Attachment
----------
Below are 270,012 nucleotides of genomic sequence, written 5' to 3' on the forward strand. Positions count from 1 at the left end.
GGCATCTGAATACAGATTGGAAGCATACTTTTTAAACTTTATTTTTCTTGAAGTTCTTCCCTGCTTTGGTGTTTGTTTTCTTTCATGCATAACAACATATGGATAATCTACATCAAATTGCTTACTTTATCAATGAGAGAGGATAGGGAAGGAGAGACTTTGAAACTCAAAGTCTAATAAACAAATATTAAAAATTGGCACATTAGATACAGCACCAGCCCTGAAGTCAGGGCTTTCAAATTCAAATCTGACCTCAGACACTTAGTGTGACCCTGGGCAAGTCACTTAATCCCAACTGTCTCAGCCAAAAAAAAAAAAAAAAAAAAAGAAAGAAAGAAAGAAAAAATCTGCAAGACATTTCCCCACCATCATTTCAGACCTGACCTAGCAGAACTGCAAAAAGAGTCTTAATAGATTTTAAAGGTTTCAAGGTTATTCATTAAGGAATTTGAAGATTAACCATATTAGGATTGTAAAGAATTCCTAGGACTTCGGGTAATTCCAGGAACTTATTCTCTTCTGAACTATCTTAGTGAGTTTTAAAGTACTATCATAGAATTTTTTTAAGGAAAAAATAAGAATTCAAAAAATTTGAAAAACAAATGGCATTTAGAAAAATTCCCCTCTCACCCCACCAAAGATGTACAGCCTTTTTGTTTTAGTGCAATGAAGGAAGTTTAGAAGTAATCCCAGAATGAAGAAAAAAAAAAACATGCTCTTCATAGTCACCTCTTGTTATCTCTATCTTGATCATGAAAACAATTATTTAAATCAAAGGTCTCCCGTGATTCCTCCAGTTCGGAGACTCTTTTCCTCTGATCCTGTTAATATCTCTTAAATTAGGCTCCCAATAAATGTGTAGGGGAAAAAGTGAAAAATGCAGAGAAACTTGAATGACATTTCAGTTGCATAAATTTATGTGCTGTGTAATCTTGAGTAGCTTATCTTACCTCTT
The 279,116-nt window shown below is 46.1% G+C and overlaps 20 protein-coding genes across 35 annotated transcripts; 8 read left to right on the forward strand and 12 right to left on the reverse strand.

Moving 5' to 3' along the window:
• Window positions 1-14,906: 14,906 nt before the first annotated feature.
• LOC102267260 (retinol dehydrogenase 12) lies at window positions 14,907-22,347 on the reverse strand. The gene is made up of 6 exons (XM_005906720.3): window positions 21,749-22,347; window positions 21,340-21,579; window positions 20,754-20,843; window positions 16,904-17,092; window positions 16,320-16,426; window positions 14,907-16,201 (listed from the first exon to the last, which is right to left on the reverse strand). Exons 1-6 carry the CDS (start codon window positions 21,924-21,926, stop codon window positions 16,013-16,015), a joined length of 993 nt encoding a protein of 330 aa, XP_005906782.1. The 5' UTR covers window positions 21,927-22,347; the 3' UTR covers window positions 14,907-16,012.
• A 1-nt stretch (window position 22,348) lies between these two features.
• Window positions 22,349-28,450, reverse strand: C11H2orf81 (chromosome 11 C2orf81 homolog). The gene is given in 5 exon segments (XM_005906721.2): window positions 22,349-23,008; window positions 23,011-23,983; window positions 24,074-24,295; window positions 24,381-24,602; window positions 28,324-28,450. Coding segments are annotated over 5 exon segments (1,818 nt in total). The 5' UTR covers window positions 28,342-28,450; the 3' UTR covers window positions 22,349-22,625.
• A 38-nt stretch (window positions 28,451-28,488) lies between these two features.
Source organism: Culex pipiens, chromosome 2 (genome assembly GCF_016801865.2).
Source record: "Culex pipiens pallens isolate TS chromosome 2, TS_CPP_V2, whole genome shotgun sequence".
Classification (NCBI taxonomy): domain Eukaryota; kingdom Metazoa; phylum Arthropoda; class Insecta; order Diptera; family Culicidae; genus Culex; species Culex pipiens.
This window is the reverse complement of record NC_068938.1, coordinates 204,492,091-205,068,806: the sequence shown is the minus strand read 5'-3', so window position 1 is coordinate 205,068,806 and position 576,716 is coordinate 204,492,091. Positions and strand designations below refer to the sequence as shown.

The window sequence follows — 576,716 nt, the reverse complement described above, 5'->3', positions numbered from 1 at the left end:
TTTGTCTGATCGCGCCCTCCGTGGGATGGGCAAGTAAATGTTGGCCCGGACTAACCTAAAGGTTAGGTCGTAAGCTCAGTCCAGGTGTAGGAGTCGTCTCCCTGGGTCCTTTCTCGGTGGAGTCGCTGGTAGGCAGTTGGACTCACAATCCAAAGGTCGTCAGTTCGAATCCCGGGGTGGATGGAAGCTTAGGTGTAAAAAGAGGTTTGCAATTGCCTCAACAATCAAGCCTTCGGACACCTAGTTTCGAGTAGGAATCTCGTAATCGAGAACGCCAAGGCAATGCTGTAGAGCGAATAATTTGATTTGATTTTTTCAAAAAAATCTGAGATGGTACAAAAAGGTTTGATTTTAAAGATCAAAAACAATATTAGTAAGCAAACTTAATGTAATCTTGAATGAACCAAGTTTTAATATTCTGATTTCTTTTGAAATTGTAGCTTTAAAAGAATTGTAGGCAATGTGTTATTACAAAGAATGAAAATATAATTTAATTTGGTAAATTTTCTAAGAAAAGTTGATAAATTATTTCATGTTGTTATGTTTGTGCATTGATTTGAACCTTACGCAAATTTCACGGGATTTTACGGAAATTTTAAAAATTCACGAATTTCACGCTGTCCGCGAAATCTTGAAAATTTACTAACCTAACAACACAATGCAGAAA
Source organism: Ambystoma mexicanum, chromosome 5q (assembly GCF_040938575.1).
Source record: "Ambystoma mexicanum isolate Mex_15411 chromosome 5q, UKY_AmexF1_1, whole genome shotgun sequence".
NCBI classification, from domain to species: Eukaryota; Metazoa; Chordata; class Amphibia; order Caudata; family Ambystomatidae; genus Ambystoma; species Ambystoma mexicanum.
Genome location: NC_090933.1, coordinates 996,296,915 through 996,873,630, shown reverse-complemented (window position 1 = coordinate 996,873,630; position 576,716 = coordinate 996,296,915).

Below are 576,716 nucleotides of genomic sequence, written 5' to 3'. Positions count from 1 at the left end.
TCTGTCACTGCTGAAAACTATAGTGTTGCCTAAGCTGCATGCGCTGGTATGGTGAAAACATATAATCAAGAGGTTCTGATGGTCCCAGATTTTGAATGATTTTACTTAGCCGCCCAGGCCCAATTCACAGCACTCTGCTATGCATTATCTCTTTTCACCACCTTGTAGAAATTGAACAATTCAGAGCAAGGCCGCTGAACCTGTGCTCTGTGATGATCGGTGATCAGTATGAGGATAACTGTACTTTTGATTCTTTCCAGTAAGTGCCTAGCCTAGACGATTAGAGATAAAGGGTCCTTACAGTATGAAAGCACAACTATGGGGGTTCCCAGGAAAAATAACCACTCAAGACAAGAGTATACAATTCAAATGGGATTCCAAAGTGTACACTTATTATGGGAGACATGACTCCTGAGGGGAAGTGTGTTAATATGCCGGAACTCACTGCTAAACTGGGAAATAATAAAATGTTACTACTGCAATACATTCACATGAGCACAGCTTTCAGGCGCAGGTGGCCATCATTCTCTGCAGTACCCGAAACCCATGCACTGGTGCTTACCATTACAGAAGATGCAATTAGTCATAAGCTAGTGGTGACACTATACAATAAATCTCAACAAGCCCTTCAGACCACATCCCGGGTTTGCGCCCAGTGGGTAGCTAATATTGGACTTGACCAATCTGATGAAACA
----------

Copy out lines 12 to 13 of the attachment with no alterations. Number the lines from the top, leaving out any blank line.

Classification (NCBI taxonomy): domain Eukaryota; kingdom Metazoa; phylum Arthropoda; class Insecta; order Diptera; family Culicidae; genus Culex; species Culex pipiens.
This window is the reverse complement of record NC_068938.1, coordinates 204,492,091-205,068,806: the sequence shown is the minus strand read 5'-3', so window position 1 is coordinate 205,068,806 and position 576,716 is coordinate 204,492,091. Positions and strand designations below refer to the sequence as shown.